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§ 948.21(1), Child Neglect — Sufficiency of Evidence

State v. Teresa L. Bellows, 218 Wis. 2d 614, 582 N.W.2d 53 (Ct. App. 1998)
For Bellows: Martha K. Askins, SPD, Madison Appellate


…The State was required to prove that: (1) Bellows was responsible for the welfare of her three children; (2) she intentionally contributed to their neglect; and (3) the children were under the age of eighteen. See Wis J I-Criminal 2150. Only the second element was contested and now forms the basis for Bellows’ contention that there was insufficient evidence to support her conviction. Bellows argues that there was no evidence presented that the children lacked care, food, clothing or medical or dental care. She states that “[t]he conditions in [her] home did not seriously endanger her children” and maintains that “no reasonable jury could have concluded that she was seriously endangering her children.”…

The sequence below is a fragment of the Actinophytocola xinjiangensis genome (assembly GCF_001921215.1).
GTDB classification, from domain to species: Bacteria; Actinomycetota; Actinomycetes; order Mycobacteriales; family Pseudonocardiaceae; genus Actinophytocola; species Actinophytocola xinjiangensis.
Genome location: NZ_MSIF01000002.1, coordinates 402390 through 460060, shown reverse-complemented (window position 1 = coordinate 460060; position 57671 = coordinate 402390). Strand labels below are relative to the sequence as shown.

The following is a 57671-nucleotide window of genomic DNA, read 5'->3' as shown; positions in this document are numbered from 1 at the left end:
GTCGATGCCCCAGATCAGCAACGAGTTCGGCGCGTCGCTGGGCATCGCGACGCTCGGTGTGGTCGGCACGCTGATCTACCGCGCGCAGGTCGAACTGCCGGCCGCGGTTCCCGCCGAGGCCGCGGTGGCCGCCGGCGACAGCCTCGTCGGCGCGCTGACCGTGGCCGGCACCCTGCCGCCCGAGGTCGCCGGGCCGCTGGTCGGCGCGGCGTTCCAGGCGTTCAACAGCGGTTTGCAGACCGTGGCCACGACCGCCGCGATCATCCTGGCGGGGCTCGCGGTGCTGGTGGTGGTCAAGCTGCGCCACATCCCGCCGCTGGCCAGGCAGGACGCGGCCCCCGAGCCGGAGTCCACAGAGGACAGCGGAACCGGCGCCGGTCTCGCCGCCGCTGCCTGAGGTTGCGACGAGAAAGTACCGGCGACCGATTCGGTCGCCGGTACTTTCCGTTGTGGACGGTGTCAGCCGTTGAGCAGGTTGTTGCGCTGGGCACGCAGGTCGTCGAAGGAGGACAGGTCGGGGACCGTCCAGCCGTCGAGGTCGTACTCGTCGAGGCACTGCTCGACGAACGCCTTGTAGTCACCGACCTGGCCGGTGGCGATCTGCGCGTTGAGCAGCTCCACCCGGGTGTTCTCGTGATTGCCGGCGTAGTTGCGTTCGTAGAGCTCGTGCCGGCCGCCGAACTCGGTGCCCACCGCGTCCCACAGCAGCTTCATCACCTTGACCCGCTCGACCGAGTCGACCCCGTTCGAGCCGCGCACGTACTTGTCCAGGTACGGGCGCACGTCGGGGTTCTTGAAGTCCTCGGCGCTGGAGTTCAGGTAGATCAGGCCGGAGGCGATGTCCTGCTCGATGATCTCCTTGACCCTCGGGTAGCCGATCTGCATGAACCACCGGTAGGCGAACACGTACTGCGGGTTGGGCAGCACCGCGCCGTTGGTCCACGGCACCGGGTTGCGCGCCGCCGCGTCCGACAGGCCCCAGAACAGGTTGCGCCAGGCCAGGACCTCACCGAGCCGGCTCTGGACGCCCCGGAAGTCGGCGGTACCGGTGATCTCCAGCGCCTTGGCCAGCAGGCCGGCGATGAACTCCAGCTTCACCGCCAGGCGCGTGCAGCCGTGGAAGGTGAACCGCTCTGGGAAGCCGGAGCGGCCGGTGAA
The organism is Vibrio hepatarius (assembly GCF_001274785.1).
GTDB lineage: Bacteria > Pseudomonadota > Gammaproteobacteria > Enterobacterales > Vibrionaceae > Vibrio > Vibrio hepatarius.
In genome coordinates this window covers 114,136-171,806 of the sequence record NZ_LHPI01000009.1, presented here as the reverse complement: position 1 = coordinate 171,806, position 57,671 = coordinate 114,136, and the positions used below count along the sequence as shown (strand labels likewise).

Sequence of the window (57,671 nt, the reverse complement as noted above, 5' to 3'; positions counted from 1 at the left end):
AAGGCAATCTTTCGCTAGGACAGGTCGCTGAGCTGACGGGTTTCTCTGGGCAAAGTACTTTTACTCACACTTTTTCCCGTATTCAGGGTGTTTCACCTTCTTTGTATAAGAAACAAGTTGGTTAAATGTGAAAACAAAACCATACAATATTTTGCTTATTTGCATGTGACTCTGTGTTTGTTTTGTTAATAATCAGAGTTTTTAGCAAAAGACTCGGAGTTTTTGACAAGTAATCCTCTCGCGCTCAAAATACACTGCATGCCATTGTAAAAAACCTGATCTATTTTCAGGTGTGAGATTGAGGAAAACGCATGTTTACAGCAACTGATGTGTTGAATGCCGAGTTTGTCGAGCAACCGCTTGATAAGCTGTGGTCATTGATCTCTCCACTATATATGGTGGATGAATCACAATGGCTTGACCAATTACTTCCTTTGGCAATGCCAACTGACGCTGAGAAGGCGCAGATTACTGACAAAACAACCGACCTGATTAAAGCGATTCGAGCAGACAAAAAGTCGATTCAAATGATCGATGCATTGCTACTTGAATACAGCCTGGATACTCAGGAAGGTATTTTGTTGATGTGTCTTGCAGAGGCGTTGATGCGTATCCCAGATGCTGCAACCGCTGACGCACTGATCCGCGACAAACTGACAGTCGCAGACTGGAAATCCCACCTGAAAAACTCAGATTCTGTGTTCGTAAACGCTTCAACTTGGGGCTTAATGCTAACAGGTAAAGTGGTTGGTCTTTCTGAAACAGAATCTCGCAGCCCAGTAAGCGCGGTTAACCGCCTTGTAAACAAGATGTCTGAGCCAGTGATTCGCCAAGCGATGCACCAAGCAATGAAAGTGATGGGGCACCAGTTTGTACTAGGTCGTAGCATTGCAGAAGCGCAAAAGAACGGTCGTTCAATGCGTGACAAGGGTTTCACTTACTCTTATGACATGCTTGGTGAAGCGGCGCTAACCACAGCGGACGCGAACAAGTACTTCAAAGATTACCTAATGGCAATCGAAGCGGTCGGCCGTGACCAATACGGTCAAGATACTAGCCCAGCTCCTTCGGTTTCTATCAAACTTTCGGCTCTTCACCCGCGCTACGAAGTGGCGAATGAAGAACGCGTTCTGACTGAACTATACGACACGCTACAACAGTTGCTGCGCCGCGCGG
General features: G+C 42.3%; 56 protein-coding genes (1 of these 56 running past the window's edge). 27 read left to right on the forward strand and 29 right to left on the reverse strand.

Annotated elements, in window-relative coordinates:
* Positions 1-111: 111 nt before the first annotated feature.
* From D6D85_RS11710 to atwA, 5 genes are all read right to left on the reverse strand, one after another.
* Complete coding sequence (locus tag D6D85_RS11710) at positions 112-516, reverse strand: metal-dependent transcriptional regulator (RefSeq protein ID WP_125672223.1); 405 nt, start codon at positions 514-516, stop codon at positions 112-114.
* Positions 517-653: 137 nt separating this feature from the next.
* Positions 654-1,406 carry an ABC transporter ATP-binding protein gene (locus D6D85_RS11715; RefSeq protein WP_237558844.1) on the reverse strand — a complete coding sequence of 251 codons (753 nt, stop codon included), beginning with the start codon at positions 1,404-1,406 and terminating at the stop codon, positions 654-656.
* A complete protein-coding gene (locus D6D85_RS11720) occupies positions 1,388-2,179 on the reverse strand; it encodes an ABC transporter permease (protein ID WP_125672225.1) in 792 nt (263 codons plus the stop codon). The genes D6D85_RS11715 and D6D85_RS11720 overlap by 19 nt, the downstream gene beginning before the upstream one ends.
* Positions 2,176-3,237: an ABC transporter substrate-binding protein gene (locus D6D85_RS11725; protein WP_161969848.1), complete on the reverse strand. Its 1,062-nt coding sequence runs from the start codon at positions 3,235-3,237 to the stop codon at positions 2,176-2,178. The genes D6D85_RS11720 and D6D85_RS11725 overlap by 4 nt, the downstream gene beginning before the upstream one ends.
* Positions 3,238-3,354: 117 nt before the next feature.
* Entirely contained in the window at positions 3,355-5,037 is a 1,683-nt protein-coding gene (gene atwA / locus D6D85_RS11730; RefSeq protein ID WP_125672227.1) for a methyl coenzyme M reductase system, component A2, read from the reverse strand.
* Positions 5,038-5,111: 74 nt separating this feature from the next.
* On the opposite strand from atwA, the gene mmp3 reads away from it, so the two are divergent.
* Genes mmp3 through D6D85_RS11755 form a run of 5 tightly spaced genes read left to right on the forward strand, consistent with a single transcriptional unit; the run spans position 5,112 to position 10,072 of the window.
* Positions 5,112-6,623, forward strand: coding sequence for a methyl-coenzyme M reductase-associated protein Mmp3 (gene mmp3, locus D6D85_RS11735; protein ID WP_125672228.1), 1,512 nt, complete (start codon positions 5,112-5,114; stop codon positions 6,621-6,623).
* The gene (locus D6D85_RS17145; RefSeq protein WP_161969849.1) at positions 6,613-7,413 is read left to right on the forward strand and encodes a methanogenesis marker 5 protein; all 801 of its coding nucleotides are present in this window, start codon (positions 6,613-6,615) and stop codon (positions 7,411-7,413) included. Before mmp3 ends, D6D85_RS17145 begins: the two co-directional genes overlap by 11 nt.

… It is apparent from the testimony of the State’s witnesses that the lack of care provided for the numerous animals and birds in the house resulted in unsanitary conditions. The odor of urine was overpowering; urine soaked the mattresses and piles of feces were evident throughout the house. It was not unreasonable for a jury to conclude that living conditions such as these could cause the children to become neglected. We cannot say that “[no] possibility exists that the jury could have drawn the appropriate inferences from the evidence adduced at trial to find the requisite guilt.” See Alles, 106 Wis.2d at 377, 316 N.W.2d at 382. Therefore, we may not overturn the verdict.


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